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Robbie Gould’s new charity raising funds for food bank

Children receive their filled weekend backpacks supported by Northern Illinois Food Bank.  |  Submitted

Children receive their filled weekend backpacks supported by the Northern Illinois Food Bank. | Submitted

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To donate to the virtual food drive, visit http://bit.ly/TGwGNt.

For more information about the Northern Illinois Food Bank, visit http://solvehungertoday.org or call 630-443-6190.

For more information about The Goulden Touch Charity, visit www.gouldentouch.org.

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Updated: October 21, 2012 2:44PM



Pro athletes don’t have to start their own charities. But for Robbie Gould, the kicker for the Chicago Bears, starting one was an obvious segue to what he plans to do after playing professional football.

“I have always been involved in charity work,” Gould said, “but I was tired of doing work under the umbrella of others. This was my opportunity to start a charity to become my legacy after football.”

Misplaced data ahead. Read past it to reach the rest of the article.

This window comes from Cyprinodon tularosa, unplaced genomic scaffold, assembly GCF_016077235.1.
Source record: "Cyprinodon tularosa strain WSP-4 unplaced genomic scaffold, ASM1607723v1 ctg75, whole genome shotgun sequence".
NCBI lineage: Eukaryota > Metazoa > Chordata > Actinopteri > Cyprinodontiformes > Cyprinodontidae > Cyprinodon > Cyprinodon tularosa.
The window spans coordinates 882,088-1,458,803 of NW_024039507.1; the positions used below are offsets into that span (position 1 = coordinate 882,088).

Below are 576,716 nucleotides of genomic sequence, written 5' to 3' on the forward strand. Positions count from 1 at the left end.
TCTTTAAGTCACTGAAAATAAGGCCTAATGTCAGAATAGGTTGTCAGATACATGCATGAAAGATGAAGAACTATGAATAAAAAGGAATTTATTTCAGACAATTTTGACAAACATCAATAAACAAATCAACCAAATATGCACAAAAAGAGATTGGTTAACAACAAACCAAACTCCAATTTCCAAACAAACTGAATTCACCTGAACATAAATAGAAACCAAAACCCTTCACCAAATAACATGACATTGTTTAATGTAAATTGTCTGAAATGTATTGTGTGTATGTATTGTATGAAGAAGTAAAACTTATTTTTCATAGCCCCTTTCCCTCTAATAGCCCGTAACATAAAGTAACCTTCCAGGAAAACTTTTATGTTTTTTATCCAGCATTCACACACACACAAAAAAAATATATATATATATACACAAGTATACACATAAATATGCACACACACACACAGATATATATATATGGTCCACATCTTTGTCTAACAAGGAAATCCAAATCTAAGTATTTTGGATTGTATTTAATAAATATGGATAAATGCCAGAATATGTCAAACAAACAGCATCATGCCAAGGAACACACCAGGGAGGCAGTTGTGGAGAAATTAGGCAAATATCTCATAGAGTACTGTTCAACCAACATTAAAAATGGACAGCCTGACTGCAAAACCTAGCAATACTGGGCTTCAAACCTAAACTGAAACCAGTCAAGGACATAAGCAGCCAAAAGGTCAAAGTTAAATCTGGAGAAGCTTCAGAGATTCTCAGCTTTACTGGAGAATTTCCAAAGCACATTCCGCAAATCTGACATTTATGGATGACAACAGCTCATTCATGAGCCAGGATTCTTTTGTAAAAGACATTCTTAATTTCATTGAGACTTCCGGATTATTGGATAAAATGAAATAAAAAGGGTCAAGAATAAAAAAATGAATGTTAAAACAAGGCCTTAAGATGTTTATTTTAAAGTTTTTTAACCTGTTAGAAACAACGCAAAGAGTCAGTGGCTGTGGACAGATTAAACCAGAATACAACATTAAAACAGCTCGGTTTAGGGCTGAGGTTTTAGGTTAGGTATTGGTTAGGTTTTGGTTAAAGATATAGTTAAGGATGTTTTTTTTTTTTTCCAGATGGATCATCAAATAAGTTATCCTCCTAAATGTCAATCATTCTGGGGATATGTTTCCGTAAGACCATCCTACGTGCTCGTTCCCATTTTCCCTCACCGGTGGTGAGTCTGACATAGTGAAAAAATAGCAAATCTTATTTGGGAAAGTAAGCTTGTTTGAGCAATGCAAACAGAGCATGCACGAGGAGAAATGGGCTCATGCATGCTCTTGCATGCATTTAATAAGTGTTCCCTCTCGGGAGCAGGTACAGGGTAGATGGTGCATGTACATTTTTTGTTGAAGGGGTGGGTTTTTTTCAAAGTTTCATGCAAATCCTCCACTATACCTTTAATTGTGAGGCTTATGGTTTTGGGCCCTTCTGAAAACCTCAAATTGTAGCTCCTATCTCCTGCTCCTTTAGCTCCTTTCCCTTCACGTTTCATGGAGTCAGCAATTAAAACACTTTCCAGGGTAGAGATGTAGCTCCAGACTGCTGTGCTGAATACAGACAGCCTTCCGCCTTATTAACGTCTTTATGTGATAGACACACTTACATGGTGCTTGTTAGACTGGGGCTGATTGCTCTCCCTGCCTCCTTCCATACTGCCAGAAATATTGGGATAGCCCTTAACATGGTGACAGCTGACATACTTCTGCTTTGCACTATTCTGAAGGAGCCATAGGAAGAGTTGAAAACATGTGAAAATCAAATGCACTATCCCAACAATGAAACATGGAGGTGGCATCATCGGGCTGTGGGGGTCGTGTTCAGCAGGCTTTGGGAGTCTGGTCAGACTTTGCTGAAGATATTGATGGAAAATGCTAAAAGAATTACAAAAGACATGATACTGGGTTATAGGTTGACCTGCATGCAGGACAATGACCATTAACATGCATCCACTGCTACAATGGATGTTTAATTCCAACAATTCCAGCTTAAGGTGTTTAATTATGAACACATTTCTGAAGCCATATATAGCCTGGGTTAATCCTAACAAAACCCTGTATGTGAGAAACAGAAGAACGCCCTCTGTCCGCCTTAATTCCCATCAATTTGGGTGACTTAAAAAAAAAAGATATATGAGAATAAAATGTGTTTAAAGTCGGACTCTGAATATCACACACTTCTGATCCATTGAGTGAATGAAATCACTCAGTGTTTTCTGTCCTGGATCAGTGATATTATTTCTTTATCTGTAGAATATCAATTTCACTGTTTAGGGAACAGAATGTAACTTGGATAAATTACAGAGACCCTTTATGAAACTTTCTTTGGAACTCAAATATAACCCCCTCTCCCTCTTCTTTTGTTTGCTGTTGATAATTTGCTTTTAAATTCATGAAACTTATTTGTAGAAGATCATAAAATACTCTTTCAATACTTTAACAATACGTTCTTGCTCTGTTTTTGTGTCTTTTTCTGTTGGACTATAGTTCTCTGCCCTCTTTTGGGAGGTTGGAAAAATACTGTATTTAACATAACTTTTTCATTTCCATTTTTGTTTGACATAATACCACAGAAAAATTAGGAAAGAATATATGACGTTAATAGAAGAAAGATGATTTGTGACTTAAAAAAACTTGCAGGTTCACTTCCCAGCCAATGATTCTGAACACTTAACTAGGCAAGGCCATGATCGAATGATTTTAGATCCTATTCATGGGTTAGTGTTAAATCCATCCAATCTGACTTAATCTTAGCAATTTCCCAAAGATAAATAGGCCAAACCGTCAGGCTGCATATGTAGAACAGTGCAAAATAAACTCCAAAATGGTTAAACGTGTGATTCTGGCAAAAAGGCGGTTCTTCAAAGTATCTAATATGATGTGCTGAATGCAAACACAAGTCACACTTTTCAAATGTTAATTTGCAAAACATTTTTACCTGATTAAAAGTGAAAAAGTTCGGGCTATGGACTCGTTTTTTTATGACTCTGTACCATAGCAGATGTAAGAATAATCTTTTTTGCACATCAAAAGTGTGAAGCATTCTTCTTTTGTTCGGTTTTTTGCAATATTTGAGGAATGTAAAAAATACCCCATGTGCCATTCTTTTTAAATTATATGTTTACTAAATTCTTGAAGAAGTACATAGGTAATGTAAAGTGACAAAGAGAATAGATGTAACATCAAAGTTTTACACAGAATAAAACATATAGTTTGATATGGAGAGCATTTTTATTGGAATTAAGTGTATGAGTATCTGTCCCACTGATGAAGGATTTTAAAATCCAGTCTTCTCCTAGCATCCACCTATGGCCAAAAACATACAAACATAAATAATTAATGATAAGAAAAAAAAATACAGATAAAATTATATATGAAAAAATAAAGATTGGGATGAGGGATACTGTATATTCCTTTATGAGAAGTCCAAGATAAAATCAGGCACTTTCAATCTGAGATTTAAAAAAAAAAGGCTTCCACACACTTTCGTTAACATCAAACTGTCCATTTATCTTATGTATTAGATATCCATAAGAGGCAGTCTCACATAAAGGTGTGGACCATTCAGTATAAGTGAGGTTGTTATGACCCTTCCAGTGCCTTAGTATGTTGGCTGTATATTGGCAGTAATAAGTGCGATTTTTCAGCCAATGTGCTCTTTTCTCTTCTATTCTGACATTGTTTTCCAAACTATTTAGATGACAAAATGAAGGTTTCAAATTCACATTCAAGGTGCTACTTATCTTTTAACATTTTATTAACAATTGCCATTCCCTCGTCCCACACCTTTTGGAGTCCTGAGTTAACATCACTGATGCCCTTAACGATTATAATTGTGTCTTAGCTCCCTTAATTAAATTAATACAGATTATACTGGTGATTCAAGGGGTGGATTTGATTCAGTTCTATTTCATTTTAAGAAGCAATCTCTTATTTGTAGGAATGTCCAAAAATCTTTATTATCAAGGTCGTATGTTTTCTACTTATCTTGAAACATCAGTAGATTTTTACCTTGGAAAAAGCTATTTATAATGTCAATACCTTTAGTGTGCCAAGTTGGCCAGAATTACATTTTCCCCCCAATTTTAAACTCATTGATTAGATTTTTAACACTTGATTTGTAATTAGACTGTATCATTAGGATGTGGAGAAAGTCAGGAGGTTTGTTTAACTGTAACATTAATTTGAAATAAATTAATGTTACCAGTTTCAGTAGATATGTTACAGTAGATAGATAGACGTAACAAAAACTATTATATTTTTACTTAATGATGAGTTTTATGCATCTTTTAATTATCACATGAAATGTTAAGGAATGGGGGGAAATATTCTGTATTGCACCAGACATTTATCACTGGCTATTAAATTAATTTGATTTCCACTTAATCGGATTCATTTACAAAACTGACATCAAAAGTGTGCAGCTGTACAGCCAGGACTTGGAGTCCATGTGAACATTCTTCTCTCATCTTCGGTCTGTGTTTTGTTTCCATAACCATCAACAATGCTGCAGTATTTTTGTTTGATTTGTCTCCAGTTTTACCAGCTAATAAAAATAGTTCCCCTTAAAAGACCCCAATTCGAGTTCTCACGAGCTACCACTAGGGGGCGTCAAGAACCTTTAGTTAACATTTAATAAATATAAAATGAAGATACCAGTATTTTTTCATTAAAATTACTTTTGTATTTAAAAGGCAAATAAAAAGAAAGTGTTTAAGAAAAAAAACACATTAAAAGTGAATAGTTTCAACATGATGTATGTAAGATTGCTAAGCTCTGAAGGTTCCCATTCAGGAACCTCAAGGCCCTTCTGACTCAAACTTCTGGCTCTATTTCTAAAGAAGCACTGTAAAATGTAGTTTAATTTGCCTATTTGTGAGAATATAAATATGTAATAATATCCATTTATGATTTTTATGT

The Goulden Touch was created eight months ago and focuses on four pillars: education, medical services, overall wellness and youth.

This month, Goulden Touch partnered with Humana to focus on Kicking Hunger in conjunction with the Geneva-based Northern Illinois Food Bank (NIFB). That focus takes on meaning for most people who don’t realize that even in DuPage County, one in five children go hungry.

“Overall, DuPage and Kane counties are pretty affluent, but there’s what I call a thin veneer,” said Pete Schaefer, food bank CEO. “You scratch that veneer, and see your neighbors in Naperville are hurting.”

The goal of this food drive is to help provide weekend meal backpacks for kids in schools. Each backpack, filled weekly, gives children three meals for them and two for a sibling. About 1,200 children in 13 counties receive food each weekend. The backpacks are provided by NIFB and aren’t identified in any way as food support.

Backpacks include cereal, whole grain pastas and other shelf-stable foods.

“We’ve had positive feedback from the kids,” Schaefer said about the kids who get the backpacks. “They know their family is hurting, and this is a way they feel like they are helping the family. It’s the opposite of what one might expect.”

Gould’s role in the food drive — partnering Humana with Edward Hospital in Naperville, Rockford Health System, DuPage Medical Group and Aurora-based Indian Prairie School District 204 — is to be a motivator. He will make appearances at all three high schools in District 204.



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